As we all know, the Secretary of State gave me a sixteen month review and I now find out from my solicitor that sixteen months is actually a breach of my human nights under the ECHR Article 5 (4) - whatever that says. Twelve months is normal, apparently, and can only be extended under extraordinary circumstances - but that's MY interpretation, not my solicitor's.

So he is contemplating some form of challenge to have that period reduced to twelve months - and THAT would make my next parole hearing in May of next year, not September. What's that - nine months? Nine months to do all I have to do with interventions and the like and get reports written - all done IN open prison. The way this place operates, I'll still be sitting here in nine months.

However, my solicitor is the expert - I'm just the one who has the stress-filled and anxious nights where sleep sits on my shoulder and sniggers at me.

The trouble is, I'm not getting any younger. In the words of Pink Floyd:
So we run and we run to catch up with the sun
But it's sinking.
Racing around to come up behind us again.
The sun is the same in a relative way
But we're older,
Shorter of breath and one day closer to death.
Well, I can subscribe to THAT!

It may be remembered (or it may not) that the other day I was told that my details would be sent off to every open prison in the country. That hasn't actually happened, as far as I know, and I've not had a word on the subject since. It's not going to happen, of course - remember, we are dealing with the Lazy L here, and what the Lazy L says and what the Lazy L does are always two entirely different things. As I say, they promise much but deliver nothing.

Still, we've got to be like Felix Dennis and see the world as a glass half full - it prevents insanity creeping up on us.

You can't really object to folk when they get a bit difficult when it comes to dealing with the likes of me - after all, I am scum. Hey! Before anyone starts getting the wrong idea, let me just say that it wasn't easy getting to be scum - I had to work hard at it, I suffered for my art! Scum is a calling that many aspire to but few actually get the gold star! Let me tell you, I've got the gold star and two bars. When the scum of the world have their judgement day, I'll be there, right at the front of the queue, waiting for what's coming as a reward.

In the meantime I'll just let the Lazy L continue to hold their own scum awards - and guess who will get the nomination here?

By the way, he's not here yet - that Godot feller. I'm getting toward the point where I'm starting to think that he's just a figment of someone's imagination - a bit like me being sent to open prison by the Lazy L.

The Voice In The Wilderness

To labour and to wait

Yesterday, July 27th, I was called to the office and when I got there I was handed a letter which I had originally sent out to Andrew on 3rd July, twenty-four days earlier. I was informed that Security had stopped the letter from leaving the prison on the grounds that it named members of staff. All I had done was quote the Parole Board document - but it's all academic now because times have moved on considerably. At least the envelope came in useful to send out another letter to him, this time without making anyone nervous, hopefully.

In fact, yesterday was a bit of an interesting day, as days go in the Lazy L. Someone from the Tactical Management Team came to see me (they are the mob who deal with transfers) and it was a very pleasant and hopefully reliable young woman. I won't use her name for two reasons - the first being that this place would start to panic again and the second being that I don't know her name anyway. The outcome of our little chat was that there was no question of me being sent anywhere other than to an open prison - which one is the only question.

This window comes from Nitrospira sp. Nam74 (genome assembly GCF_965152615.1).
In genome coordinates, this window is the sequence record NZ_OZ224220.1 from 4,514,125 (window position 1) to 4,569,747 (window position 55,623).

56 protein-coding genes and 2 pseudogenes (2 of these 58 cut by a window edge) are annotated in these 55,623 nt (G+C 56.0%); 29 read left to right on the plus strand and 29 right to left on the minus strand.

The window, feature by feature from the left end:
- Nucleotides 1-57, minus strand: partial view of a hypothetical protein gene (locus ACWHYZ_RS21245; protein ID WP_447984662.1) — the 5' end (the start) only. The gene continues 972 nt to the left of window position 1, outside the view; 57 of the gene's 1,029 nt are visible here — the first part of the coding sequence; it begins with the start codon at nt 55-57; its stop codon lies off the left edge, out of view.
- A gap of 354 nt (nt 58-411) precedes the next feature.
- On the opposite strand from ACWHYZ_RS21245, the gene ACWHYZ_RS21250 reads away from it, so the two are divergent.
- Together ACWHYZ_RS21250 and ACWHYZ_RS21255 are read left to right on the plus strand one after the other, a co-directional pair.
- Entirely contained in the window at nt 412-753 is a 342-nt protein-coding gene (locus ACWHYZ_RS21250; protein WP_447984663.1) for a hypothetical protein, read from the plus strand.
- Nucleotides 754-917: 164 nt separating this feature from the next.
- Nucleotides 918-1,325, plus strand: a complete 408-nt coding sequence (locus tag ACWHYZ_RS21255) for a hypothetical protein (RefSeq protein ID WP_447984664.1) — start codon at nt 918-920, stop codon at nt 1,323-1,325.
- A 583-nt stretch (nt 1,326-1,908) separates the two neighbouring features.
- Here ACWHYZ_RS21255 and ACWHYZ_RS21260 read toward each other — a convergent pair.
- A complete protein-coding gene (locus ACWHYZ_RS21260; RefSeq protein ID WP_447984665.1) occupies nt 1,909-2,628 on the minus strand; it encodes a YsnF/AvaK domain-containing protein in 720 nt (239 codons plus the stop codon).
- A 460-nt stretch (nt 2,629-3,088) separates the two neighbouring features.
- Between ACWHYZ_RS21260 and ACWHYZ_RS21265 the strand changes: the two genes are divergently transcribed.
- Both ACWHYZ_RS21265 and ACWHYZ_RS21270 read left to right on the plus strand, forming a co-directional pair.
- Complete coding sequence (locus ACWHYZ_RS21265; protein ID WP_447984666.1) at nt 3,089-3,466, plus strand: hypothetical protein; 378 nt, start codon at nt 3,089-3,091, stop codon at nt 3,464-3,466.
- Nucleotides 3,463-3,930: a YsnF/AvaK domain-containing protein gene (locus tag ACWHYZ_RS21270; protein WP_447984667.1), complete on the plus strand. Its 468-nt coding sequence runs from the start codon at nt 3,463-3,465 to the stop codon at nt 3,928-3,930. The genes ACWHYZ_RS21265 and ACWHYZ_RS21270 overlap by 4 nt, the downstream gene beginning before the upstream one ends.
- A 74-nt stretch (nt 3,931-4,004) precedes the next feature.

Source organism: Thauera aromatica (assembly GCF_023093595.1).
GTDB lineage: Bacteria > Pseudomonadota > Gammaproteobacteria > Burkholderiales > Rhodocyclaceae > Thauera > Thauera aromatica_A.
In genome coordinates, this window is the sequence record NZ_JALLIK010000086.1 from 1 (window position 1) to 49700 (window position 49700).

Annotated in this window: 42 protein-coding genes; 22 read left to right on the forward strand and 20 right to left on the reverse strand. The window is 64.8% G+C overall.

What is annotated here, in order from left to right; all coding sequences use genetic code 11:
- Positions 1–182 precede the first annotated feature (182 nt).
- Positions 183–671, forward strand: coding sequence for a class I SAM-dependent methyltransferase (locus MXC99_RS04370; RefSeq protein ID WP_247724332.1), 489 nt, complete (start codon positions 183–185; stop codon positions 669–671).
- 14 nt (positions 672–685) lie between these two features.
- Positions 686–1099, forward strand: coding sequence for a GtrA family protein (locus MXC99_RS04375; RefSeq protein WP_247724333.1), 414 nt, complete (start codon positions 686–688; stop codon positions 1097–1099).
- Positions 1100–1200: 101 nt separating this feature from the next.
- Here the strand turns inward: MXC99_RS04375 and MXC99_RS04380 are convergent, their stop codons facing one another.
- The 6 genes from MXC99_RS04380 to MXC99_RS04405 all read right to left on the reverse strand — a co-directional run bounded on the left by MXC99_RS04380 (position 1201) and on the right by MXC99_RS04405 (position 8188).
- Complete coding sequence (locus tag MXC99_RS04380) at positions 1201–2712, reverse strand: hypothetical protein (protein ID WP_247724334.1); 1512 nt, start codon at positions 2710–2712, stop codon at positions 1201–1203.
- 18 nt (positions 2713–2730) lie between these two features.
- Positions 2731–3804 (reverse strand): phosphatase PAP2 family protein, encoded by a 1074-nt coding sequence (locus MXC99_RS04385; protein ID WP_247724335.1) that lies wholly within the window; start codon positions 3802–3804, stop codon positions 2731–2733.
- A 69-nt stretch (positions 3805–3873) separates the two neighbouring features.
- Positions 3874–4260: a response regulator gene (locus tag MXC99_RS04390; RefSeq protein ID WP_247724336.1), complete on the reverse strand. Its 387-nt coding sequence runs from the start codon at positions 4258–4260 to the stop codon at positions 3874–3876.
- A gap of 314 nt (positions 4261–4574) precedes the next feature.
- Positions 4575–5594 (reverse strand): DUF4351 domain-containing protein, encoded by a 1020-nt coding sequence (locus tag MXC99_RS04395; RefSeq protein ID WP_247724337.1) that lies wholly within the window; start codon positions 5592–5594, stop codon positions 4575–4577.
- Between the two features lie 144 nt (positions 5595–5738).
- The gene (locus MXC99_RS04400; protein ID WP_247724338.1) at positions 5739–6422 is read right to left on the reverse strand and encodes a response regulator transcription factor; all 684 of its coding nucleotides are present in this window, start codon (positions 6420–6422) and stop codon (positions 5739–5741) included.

She went off about her business promising to send my details to every open prison in the country, although I have no idea how many there are - as I said to her, this is all new territory to me. So, my details are going out to every open jail, and she also said that North Sea Camp had requested my medical details so they must be considering taking me already. I also sent the Governor of North Sea Camp my CV yesterday and asked him to accept me, so that can only help.

What it all boils down to is that I will stay here until I find a place to accept me, it's as simple as that. But I have to be where I am going by September because that is when my intervention time is supposed to commence, on the instructions of the Secretary of State for Justice. I am due twenty-six weeks of interventions and I think that is me and The Wallace sorting out details of my resettlement into the community, that type of thing. Then in April of next year there are another twenty-six weeks for parole reports to be written by North Sea Camp (or wherever I happen to go to) ready for the Oral Parole Hearing scheduled for September 2012. That's only fourteen months away and, provided that nothing goes drastically wrong, it will, in effect, be my release hearing.

Let me put it this way - this Christmas should be my last in jail, and even this one could be spent on home leave.

There's a lot to be done between now and then, of course, and it all starts with this place getting mobile and getting me moved to an open prison. I keep coming back to North Sea Camp, not because of any particular reason other than it is the one which The Wallace thinks is ideal for me and I don't know any others. I don't even know where North Sea Camp is beyond the fact that it is on the Lincolnshire coast near Boston and is partly to do with land reclaimed from The Wash.

Ha! I've got this mental vision of them dragging a lump of land out of a washing machine, drying it off and saying, "That's not a bad bit of land - we'll build a jail on that."

So, that's the position - once again a case of hurry up and wait. Henry Wadsworth Longfellow wrote:

Let us, then, be up and doing,
With a heart for any fate;
Still achieving, still pursuing,
Learn to labour and to wait.
Old Harry certainly knew what he was talking about all right - he must have spent time at the Lazy L.

The Voice In The Wilderness